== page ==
Stuffing Appetizers and Appetizing Stuffing

December 21, 2009 at 4:51 pm Leave a comment

   If the first week of December was, as declared here, “officially cold,” then the second week has to qualify as “officially too cold.”  The bad news is that wind chill temps as low as -20° make for miserable snow shoveling; the good news is that prospects are fine for a white Christmas. 

With such visions of future holidays dancing in my head, I am reminded of this Thanksgiving past and being served the best stuffing I have ever eaten at the table of a gracious friend and neighbor, who found her recipe in the November 2009 issue of Southern Living magazine.  My version omits the butter and sugar, and increases the ratio of vegetables to bread, but the result was good enough that I could have eaten it for breakfast and lunch the next day.  

Inspired by success, I retrieved some leftover Thanksgiving Turkey Breast from the freezer, reheated it in a bath of chicken broth, and built around it a menu of  Stuffed Mushrooms, Sweet Potato, Squash, and Corn Bread Stuffing, Field Greens with Raspberry Vinaigrette, and Grilled Bananas.  The stuffing recipe makes a generous amount, enough for those reruns you’ll be craving for the next few days.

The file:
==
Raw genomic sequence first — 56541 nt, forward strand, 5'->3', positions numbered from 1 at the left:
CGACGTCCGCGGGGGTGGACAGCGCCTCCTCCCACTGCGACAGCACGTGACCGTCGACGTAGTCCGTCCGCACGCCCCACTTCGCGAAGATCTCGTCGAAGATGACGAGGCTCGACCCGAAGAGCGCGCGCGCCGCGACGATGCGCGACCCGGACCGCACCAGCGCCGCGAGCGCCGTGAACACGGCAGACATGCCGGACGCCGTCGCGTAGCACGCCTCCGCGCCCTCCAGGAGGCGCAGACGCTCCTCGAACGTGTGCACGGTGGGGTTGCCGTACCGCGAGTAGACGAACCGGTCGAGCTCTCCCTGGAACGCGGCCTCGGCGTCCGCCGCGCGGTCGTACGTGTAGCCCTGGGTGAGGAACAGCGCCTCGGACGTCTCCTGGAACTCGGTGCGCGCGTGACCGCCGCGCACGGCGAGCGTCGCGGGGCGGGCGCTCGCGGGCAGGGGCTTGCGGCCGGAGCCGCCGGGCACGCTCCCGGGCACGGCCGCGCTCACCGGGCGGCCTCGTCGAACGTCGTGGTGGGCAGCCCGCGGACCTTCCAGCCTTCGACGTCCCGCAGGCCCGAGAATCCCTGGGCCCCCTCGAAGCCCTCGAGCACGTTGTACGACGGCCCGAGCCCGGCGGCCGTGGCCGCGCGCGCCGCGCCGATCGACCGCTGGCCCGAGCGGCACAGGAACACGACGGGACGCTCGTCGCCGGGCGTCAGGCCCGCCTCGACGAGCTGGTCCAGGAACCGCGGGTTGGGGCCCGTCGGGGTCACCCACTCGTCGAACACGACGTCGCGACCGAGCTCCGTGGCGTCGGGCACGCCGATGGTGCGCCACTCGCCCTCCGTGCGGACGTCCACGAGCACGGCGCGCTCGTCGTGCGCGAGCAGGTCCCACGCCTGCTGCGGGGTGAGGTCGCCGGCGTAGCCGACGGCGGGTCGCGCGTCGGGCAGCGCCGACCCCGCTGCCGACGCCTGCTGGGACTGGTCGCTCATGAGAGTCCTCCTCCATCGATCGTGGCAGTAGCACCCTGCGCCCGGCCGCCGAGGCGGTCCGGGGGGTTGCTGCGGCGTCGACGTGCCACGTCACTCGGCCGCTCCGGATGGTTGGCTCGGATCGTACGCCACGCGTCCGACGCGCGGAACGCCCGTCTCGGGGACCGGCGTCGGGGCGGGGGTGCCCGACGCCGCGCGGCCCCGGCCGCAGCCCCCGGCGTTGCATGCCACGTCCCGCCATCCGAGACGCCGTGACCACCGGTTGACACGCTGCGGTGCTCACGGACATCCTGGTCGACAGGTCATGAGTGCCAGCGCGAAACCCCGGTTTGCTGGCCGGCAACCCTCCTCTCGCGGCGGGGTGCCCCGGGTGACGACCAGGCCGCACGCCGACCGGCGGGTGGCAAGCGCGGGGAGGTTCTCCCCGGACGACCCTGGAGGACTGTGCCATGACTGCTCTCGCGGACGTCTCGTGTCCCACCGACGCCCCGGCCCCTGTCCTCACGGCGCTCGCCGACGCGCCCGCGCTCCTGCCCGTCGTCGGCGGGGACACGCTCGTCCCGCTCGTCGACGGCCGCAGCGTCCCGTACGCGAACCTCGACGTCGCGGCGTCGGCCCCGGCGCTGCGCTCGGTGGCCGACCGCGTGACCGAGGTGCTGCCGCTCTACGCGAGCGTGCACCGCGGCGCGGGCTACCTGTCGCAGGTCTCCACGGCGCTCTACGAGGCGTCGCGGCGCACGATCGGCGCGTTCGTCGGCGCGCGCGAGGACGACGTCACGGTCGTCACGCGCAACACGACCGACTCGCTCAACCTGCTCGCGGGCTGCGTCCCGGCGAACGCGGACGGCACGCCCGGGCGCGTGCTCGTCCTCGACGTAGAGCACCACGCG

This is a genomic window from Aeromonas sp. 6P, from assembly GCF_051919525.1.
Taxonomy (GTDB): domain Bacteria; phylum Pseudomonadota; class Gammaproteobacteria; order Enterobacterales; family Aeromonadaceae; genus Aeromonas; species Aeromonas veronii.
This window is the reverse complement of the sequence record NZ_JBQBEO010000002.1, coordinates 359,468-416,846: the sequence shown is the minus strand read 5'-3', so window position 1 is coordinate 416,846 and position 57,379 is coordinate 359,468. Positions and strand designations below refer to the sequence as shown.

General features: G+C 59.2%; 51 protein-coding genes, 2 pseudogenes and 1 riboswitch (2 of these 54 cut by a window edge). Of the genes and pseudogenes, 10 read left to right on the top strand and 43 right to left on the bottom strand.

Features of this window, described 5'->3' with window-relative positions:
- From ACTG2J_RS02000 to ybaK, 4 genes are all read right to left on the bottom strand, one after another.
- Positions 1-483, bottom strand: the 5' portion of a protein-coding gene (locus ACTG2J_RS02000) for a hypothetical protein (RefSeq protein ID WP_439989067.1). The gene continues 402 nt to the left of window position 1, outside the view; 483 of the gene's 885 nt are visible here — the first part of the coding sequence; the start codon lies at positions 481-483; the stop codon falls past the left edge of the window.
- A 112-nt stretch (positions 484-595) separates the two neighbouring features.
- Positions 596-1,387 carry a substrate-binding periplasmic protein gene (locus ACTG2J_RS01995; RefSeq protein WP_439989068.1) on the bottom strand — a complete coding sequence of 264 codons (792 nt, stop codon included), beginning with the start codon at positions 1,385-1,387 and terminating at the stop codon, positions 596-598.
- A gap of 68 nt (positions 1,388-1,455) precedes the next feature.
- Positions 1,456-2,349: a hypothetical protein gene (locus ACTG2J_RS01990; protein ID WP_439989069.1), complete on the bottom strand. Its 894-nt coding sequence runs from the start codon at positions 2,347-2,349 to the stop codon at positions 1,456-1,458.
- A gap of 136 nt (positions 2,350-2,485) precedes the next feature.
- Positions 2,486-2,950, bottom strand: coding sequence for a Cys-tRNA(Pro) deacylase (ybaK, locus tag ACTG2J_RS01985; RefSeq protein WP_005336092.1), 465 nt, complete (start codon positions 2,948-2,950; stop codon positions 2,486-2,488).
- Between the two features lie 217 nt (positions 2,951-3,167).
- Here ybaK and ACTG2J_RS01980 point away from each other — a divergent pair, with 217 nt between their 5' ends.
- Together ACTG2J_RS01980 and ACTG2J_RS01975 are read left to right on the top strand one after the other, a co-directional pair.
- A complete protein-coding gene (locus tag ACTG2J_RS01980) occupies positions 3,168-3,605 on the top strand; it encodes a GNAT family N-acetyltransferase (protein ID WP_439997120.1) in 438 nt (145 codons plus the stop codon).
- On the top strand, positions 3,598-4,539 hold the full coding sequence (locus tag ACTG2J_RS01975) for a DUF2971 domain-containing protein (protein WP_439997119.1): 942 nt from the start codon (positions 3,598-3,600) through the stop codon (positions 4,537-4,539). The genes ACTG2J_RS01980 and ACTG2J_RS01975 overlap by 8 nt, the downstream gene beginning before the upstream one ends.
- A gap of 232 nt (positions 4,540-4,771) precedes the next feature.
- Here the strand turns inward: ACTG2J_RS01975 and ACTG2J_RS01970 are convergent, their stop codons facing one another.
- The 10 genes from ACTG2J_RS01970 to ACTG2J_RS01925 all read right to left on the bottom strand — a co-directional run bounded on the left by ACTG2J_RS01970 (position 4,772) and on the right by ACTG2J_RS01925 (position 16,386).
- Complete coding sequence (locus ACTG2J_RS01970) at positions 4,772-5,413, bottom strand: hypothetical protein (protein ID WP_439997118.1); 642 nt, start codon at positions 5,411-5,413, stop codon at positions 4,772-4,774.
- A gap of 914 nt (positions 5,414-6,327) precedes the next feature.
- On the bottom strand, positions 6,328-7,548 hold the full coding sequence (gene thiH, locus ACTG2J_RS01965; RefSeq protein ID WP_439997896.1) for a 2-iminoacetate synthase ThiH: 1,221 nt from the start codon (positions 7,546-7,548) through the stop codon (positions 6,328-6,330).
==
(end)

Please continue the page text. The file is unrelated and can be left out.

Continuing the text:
The mushrooms call for: 

8-10 large stuffing mushrooms            6 links of pork breakfast sausage, skin removed

1/2 tsp garlic powder                                    1-14 oz can chopped tomatoes, drained

                                    1/3 C grated Parmesan – packed 

Rub mushrooms clean with a damp paper towel and remove and chop the stems.  Place mushroom caps, hollow side up, on a foil-lined cookie sheet.  Chop the sausage fine and brown it in a nonstick skillet over medium low. (I found some nice lean, organic sausage at my local grocery outlet, which offers a rotating selection of goods from week to week.) 

Drain off any collected fat and add the chopped stems; cook, stirring, for a minute or two or until the stem pieces look a bit wilted.  Sprinkle with garlic powder and stir in tomatoes.  Using a largish spoon, scoop generous mounds of the sausage-tomato mixture into the mushroom caps.  Top each with a large pinch of cheese to cover and bake at 350° for 15-20 minutes, or until heated through.  These little guys taste just like a crustless pizza. They went over as well with the Greatest Generation crowd as with the Boomers and Xers. 

For the main attraction stuffing, gather together: 

1/2 C chopped onion                1 C chopped red pepper               1 C chopped green pepper

1 C chopped celery                    2 cloves minced garlic                  3-1/2 C Hubbard squash

2 C chopped sweet potato       2 C chopped green apple              1 tsp powdered sage

2 tsp Creole seasoning              2 C chicken broth, divided           4 C corn bread in 1/2″ cubes

                                                1 C coarsely chopped pecans